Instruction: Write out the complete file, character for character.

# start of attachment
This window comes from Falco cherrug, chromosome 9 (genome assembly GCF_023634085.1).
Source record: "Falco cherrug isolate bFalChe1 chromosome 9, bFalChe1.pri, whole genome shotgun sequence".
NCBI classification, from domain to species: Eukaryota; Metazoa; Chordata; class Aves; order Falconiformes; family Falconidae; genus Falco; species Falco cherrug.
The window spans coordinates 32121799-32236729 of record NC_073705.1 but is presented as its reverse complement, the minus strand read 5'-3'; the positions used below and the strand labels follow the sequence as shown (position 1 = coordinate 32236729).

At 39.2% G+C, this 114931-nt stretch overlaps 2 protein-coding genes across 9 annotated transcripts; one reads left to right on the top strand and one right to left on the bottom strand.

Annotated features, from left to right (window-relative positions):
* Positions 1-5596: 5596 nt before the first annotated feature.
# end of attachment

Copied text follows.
This window comes from Falco cherrug, chromosome 9 (genome assembly GCF_023634085.1).
Source record: "Falco cherrug isolate bFalChe1 chromosome 9, bFalChe1.pri, whole genome shotgun sequence".
NCBI classification, from domain to species: Eukaryota; Metazoa; Chordata; class Aves; order Falconiformes; family Falconidae; genus Falco; species Falco cherrug.
The window spans coordinates 32121799-32236729 of record NC_073705.1 but is presented as its reverse complement, the minus strand read 5'-3'; the positions used below and the strand labels follow the sequence as shown (position 1 = coordinate 32236729).

At 39.2% G+C, this 114931-nt stretch overlaps 2 protein-coding genes across 9 annotated transcripts; one reads left to right on the top strand and one right to left on the bottom strand.

Annotated features, from left to right (window-relative positions):
* Positions 1-5596: 5596 nt before the first annotated feature.